February 14 is fast approaching—and more than a few people might be concerned with their ability to perform come Sunday.
There are a whopping 13 marathons scheduled for Valentine’s Day across the U.S. And although the hundreds of thousands of runners who’ve signed up have (hopefully) put in the training necessary to get through it without too much discomfort, they might turn to one particular supplement to help them cross the finish line with a little extra kick.
Whether you’re running a full 26.2 or just hoping to get lucky after a hot date on Sunday, pomegranate powder might be the magic little pill you’ve been searching for. Research shows that supplementing with just one gram improves athletic performance in endurance sports by increasing blood flow to muscles and warding off fatigue. The effect can also work wonders in the bedroom—in studies done on men with erectile dysfunction, pomegranate appeared to have beneficial effects.
It’s not just good for performance, though. The crimson juice of the arils—the coveted, nutrient-rich seeds protected by the thick outer skin—is loaded with vitamins C and K, potassium, and folate. But it’s the punicalagin compounds and punicic acid, both unique to the fruit, that elevate pomegranate juice to superfood status.
Because punicalagins are nearly three times more potent than the antioxidants found in red wine and green tea, pomegranate juice has been studied for everything from its beneficial role in fighting cancer cell growth to treating Alzheimer’s disease. Most importantly, punicalagins are incredibly anti-inflammatory, which means they’re effective in treating a variety of diseases linked to chronic inflammation (like heart disease, cancer, type 2 diabetes, Alzheimer’s disease, autoimmune diseases like IBS or type 1 diabetes, and even obesity). Research suggests that regular supplementation with pomegranate juice or powder significantly decreases the body’s inflammatory response.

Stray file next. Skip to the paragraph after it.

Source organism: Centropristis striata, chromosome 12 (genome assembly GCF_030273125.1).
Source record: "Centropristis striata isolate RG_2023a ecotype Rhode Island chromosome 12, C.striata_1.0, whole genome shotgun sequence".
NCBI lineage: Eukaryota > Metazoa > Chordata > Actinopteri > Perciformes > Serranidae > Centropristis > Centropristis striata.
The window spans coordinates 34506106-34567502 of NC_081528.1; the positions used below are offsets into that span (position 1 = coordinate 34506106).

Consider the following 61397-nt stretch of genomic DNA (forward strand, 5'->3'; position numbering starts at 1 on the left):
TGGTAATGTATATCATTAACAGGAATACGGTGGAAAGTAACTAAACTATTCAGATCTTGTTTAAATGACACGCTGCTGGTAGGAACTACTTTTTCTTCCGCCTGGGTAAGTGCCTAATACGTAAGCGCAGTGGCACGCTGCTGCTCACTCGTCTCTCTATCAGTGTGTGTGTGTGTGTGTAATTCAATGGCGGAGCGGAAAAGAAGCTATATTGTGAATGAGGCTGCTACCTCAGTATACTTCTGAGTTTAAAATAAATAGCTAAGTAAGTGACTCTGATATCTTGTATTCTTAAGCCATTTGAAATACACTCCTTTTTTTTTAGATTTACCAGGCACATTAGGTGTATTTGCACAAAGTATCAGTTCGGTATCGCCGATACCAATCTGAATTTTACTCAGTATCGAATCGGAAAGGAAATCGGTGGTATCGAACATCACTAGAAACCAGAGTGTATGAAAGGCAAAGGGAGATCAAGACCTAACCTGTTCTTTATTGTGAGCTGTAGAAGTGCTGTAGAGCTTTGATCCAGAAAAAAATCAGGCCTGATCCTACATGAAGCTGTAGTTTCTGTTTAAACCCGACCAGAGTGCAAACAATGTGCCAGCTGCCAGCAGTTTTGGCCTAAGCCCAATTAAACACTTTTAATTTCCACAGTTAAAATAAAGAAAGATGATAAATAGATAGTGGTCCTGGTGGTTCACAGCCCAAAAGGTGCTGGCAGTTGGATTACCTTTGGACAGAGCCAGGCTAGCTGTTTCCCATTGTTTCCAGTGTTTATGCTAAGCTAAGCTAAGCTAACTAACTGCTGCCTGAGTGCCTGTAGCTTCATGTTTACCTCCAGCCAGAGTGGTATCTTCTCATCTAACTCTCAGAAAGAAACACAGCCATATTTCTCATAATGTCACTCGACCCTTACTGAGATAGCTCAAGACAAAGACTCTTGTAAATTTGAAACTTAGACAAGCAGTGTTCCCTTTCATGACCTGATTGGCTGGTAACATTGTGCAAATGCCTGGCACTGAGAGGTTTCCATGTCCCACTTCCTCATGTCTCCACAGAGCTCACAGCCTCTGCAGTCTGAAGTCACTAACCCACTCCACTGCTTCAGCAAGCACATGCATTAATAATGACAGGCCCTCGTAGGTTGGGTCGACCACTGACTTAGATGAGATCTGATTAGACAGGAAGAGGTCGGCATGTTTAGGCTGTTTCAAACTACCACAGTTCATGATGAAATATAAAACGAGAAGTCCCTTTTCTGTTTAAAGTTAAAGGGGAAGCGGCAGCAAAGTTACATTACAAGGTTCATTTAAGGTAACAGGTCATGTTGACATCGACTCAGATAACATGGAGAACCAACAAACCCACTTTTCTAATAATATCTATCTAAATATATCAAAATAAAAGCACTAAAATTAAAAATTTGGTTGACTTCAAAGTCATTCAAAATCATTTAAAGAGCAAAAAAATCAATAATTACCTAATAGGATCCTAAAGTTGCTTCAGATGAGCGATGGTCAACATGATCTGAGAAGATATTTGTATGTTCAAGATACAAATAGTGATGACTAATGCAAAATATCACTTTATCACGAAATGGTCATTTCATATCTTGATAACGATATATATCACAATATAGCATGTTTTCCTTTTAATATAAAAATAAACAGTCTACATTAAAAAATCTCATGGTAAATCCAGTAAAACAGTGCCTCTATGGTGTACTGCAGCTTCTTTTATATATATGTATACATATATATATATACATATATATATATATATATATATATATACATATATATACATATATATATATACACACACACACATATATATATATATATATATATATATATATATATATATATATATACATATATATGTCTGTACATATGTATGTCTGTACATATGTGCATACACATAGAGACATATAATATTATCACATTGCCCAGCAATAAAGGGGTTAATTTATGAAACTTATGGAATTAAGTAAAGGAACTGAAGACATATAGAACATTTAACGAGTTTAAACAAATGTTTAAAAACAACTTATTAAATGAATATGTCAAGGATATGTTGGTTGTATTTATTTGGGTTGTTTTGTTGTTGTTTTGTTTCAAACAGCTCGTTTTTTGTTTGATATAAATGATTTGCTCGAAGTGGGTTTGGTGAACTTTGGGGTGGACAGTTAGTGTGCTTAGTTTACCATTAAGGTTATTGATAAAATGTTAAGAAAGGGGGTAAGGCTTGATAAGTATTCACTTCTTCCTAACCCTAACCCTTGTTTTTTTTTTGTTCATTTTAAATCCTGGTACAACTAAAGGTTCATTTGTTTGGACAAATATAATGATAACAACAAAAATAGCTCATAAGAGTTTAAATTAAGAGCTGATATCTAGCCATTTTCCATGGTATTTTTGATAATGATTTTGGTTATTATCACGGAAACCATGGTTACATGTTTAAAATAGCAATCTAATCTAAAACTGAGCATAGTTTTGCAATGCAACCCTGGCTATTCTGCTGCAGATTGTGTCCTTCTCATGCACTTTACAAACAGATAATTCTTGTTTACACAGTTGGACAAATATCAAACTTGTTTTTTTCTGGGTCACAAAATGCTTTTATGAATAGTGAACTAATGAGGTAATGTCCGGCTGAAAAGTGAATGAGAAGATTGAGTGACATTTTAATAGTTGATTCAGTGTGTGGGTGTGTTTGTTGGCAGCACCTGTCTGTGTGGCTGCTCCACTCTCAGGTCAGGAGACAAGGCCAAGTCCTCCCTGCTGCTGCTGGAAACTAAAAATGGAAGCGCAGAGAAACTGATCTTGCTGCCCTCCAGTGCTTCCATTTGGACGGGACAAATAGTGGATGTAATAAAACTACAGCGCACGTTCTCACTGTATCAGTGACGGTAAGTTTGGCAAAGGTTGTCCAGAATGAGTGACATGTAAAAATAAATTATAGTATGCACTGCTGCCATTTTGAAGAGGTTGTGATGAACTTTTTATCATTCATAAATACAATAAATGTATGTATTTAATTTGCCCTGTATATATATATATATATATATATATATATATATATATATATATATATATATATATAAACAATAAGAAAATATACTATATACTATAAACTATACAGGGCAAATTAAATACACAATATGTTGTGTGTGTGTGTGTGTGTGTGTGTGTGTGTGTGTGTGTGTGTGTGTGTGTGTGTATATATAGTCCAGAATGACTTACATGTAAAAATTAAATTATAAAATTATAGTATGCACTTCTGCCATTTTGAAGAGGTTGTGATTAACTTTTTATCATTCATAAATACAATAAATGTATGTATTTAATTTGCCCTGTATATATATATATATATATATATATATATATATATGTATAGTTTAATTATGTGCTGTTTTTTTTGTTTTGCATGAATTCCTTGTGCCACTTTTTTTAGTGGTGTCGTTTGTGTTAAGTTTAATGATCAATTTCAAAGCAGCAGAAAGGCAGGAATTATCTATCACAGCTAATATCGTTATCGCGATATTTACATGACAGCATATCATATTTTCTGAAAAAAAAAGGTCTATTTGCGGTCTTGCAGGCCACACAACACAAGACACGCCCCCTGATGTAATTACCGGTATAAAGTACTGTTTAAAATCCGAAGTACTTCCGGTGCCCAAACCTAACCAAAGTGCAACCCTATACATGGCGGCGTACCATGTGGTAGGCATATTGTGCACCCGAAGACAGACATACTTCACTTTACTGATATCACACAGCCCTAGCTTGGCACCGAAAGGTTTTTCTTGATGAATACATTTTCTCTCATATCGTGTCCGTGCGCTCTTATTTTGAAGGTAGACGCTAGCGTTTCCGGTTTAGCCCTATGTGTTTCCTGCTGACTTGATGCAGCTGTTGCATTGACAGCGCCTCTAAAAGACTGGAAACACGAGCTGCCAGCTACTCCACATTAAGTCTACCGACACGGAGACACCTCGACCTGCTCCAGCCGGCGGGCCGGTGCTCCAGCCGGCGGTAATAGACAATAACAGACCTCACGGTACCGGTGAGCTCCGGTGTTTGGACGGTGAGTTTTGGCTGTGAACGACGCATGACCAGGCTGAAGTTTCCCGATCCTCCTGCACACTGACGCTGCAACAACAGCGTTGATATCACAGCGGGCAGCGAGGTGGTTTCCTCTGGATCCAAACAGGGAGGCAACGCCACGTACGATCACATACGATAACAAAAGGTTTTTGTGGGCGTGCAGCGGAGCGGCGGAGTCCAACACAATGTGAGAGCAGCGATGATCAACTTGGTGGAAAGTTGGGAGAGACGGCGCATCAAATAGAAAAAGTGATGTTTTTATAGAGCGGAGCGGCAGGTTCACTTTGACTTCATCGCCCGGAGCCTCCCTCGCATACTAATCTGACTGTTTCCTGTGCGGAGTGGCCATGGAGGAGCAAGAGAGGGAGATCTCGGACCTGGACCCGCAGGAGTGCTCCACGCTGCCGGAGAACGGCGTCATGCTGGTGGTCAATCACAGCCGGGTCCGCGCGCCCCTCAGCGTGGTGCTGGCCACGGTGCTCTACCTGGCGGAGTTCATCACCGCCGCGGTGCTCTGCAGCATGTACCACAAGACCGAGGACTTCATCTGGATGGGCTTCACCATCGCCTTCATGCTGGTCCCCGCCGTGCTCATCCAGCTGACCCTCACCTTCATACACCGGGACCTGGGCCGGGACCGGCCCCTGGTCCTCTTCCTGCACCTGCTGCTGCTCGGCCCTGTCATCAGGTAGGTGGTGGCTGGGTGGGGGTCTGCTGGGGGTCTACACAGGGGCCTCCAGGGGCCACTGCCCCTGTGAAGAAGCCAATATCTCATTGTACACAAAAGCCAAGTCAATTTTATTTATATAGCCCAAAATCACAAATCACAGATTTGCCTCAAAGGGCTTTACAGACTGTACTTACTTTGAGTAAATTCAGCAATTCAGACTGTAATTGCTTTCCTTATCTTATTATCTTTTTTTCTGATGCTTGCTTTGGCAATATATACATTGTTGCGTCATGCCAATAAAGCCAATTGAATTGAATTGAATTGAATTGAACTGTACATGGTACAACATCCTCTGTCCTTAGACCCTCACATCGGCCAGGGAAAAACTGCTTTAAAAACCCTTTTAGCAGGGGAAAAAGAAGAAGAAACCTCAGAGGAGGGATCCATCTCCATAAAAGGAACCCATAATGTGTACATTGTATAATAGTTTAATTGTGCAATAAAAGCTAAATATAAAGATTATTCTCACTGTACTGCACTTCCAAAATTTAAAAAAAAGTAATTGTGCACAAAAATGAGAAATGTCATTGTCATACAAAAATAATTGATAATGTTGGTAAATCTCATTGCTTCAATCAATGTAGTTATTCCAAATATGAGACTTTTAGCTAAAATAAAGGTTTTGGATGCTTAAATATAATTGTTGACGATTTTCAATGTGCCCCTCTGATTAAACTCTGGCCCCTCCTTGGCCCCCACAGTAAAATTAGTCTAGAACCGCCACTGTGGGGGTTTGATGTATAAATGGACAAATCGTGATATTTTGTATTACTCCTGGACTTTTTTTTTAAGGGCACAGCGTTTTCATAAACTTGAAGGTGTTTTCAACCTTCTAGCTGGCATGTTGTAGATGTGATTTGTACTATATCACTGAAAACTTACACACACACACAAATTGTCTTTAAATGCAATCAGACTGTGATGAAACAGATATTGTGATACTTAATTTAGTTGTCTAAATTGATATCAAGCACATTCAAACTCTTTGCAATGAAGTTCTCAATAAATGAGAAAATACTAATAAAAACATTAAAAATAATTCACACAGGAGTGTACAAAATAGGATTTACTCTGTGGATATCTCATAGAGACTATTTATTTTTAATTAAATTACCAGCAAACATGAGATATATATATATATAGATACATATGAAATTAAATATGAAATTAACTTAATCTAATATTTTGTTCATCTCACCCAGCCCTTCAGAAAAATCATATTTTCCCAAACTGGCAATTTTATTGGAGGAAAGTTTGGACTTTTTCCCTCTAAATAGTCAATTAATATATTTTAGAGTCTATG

And those runners who swig pom juice before a race might want to consider refueling with another glass after, to help ward off aches. In 2005, Case Western University’s Rheumatic Diseases department discovered that pomegranate extract blocks enzymes that cause joint damage in people with osteoarthritis.
The commercial pomegranate juice you find in big, voluptuous bottles at the grocery store isn’t the best way to get your fix, because they often contain unnatural flavors and added sugars. For a cleaner, more nutritious beverage, opt for freeze-dried pomegranate powder, which is made from unsweetened juice at the height of its freshness. This locks in the natural flavor and vitamins in a shelf-stable product you can reach for during any season. Add a spoonful into smoothies, yogurt, salad dressings, marinades, and even desserts for slightly sour-sweet flavor, or try it in our Valentine's Day smoothie recipe!
Photo credit: Alicia Cho